Things with words doing II
Part I of this is getting long, so I might as well start another.
Redundancies was one I meant to do yesterday, and forgot.
- The reason why. Superfluous.
- The British “in an hour’s time.” Really superfluous. Why is “in an hour’s time” better than “in an hour”? It isn’t. It doesn’t add anything. Once you notice it, it sounds incredibly stupid.
It’s amusing that BBC presenters thoroughly mispronounce “Barack” when Catherine Sangster of the BBC Pronunication Unit has told them and everyone how it’s done. Doesn’t the BBC Pronunication Unit catch prominent mistakes of this kind? I mean the guy’s name comes up pretty often – you’d think someone would eventually notice. And they must get mail.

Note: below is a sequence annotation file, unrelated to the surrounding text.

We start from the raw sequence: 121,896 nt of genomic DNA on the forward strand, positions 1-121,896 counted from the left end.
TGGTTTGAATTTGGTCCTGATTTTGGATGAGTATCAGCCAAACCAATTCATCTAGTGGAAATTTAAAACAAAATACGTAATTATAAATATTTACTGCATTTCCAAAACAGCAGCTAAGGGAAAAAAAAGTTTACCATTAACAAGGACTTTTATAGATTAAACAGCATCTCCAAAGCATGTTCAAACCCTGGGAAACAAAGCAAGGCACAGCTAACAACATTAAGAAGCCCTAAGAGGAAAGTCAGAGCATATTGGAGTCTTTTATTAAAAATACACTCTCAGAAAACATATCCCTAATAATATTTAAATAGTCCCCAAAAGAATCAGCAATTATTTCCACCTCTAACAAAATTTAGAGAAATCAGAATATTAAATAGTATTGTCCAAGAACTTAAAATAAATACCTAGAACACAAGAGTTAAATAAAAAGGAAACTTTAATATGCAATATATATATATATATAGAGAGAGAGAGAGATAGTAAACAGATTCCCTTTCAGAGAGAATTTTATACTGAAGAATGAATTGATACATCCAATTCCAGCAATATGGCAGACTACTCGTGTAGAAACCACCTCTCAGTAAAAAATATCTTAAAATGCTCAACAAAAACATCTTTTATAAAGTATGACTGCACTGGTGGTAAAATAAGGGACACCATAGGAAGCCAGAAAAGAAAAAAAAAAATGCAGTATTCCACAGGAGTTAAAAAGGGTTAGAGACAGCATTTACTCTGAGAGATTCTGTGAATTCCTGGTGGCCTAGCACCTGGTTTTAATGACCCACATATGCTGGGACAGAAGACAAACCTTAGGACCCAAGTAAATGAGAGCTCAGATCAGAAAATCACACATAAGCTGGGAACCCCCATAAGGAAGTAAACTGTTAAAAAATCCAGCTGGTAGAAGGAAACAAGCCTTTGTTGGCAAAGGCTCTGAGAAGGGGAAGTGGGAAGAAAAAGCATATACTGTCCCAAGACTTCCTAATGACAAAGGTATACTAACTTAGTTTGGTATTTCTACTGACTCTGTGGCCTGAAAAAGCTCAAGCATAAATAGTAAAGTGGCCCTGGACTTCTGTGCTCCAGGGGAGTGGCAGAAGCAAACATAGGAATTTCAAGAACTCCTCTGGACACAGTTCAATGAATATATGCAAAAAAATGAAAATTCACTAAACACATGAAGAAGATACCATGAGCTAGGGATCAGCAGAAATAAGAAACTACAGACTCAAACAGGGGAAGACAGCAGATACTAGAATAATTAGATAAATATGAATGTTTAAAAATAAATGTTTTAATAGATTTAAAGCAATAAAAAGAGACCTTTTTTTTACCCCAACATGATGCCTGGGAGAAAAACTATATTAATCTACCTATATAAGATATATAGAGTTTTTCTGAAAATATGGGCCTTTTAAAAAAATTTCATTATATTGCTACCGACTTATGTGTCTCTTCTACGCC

His name should be pronounced buh-RAAK oh-BAA-muh. When he first came to prominence, there was some disagreement about his first name, which was also sometimes pronounced buh-RACK or even BARR-uhk, but our recommendation is based on the pronunciation he uses himself…
Well quite. (And by the way it’s basically the same as Baruch – so it’s not as alien as all that.)
And then there’s the British insistence on pronouncing every single French word or name with a heavy emphasis on the first syllable, which is pretty much always wrong. Balzac, Renoir, Degas, Sarkozy, Chirac, café, etc etc etc.
But there’s also the Yank way with the letter T. Budder, bedder, pidder padder.
So it goes.